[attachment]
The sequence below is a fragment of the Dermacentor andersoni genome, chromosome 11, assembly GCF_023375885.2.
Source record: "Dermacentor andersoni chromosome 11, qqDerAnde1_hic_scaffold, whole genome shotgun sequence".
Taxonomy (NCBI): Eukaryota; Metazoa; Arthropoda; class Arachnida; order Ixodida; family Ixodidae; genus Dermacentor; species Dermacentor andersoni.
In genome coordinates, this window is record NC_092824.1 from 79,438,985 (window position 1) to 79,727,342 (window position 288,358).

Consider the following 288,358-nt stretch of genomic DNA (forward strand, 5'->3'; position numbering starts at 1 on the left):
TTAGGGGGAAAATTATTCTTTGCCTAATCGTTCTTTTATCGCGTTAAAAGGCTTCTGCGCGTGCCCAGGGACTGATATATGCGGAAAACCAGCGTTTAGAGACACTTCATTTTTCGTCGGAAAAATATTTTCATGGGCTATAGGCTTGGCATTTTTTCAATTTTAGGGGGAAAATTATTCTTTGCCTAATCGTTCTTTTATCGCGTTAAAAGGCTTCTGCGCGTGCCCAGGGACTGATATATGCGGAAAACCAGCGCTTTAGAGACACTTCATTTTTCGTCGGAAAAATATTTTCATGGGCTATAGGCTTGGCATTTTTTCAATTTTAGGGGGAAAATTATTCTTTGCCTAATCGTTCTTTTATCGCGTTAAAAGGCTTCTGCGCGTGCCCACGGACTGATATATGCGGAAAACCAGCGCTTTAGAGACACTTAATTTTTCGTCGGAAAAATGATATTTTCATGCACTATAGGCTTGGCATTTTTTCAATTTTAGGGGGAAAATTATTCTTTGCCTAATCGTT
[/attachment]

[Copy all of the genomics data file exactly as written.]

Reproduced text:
The sequence below is a fragment of the Dermacentor andersoni genome, chromosome 11, assembly GCF_023375885.2.
Source record: "Dermacentor andersoni chromosome 11, qqDerAnde1_hic_scaffold, whole genome shotgun sequence".
Taxonomy (NCBI): Eukaryota; Metazoa; Arthropoda; class Arachnida; order Ixodida; family Ixodidae; genus Dermacentor; species Dermacentor andersoni.
In genome coordinates, this window is record NC_092824.1 from 79,438,985 (window position 1) to 79,727,342 (window position 288,358).

Consider the following 288,358-nt stretch of genomic DNA (forward strand, 5'->3'; position numbering starts at 1 on the left):
TTAGGGGGAAAATTATTCTTTGCCTAATCGTTCTTTTATCGCGTTAAAAGGCTTCTGCGCGTGCCCAGGGACTGATATATGCGGAAAACCAGCGTTTAGAGACACTTCATTTTTCGTCGGAAAAATATTTTCATGGGCTATAGGCTTGGCATTTTTTCAATTTTAGGGGGAAAATTATTCTTTGCCTAATCGTTCTTTTATCGCGTTAAAAGGCTTCTGCGCGTGCCCAGGGACTGATATATGCGGAAAACCAGCGCTTTAGAGACACTTCATTTTTCGTCGGAAAAATATTTTCATGGGCTATAGGCTTGGCATTTTTTCAATTTTAGGGGGAAAATTATTCTTTGCCTAATCGTTCTTTTATCGCGTTAAAAGGCTTCTGCGCGTGCCCACGGACTGATATATGCGGAAAACCAGCGCTTTAGAGACACTTAATTTTTCGTCGGAAAAATGATATTTTCATGCACTATAGGCTTGGCATTTTTTCAATTTTAGGGGGAAAATTATTCTTTGCCTAATCGTT